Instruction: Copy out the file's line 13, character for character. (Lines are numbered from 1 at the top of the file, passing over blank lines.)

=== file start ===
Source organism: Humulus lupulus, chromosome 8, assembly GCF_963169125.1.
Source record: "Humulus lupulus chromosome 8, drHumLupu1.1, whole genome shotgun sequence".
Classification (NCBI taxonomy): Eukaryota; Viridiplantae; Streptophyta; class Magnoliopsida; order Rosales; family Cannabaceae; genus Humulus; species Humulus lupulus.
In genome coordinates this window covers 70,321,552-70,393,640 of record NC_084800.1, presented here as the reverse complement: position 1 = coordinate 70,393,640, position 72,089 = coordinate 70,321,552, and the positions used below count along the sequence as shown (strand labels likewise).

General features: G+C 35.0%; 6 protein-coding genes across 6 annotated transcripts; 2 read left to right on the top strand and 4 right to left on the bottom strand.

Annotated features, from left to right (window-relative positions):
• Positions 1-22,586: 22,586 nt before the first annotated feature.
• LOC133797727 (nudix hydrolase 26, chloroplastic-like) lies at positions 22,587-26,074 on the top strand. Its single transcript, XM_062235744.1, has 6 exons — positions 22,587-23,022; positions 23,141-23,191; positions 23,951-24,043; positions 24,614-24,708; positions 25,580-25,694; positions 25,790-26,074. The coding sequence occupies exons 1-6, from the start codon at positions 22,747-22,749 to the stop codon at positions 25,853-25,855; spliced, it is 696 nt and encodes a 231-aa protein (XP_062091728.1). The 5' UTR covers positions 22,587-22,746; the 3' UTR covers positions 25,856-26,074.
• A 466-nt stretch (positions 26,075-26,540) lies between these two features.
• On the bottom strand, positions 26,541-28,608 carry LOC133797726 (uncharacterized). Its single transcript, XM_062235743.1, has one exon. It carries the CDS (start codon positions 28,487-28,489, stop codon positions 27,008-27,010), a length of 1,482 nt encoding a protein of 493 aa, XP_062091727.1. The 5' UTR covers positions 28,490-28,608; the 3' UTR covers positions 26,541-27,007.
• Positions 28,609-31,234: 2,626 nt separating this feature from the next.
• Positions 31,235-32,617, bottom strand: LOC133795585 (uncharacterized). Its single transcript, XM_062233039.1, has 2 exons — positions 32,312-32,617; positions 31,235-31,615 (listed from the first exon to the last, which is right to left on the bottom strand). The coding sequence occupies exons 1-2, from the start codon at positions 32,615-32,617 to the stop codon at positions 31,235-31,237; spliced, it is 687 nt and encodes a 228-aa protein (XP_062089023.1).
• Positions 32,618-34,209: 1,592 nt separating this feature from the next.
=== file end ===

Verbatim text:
• Positions 32,618-34,209: 1,592 nt separating this feature from the next.